Supporting your son with COVID-Related Anxiety
There are times when we all feel the strain. As parents and carers, there are ways we can support children and young people to give them the best chance to stay mentally healthy.
Some children and young people have enjoyed being off school, while others will have really struggled – with the coronavirus outbreak keeping them at home and away from friends. Others may be coming to terms with family problems, loss or changes to their living situation.
With nationwide and local restrictions being regularly reviewed, they may also have to deal with self-isolating because of an outbreak in school or another period of school closure, or have worries about getting or passing on the virus. It's still uncertain what further changes we all may face.
Feelings like these will gradually ease for most, but there are always steps you can take to support them emotionally and help them cope with problems they face.
If your child is anxious or worried about coronavirus (COVID-19), there are things you can do to help. And if they're struggling with their mental health, we have advice below to help you support them and keep them safe. There's a lot of uncertainty in the world at the moment. And there won't always be answers to the questions your children are asking. But we can help you have these conversations in a safe and open way.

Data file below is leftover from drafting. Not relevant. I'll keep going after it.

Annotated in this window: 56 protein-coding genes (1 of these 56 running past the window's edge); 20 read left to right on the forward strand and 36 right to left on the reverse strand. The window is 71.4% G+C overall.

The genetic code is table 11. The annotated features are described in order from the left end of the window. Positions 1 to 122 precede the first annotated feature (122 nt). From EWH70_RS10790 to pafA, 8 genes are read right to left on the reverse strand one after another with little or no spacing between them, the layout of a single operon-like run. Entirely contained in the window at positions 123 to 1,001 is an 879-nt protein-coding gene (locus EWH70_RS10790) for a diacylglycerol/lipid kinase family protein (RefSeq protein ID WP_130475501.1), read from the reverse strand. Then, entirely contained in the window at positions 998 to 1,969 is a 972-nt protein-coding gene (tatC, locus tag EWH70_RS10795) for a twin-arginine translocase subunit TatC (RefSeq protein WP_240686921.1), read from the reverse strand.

You can also try these tips to help talk to your child about coronavirus from Blackpool Better Start.
1. Honest Talking
Encourage your child to talk to you or another trusted adult about how they’re feeling. Remember, this doesn’t always have to be face-to-face – they might find it easier writing their thoughts down. You could create a ‘feelings box’ where you all put good, sad or difficult feelings in and then talk about them at the end of the day.
You might notice some changes in your children's behaviour. Older children may have mood swings and be irritable. You might also notice changes in appetite or sleep patterns. These can be ways your child is experiencing stress. It takes time to adjust to the new "normal" and children may need lots of support and reassurance to help them through it.
Your child might have a very real fear of the people they love and care for dying or getting seriously ill. It can be difficult but it's okay to have conversations about death. Please look at our pages to deal with bereavement here.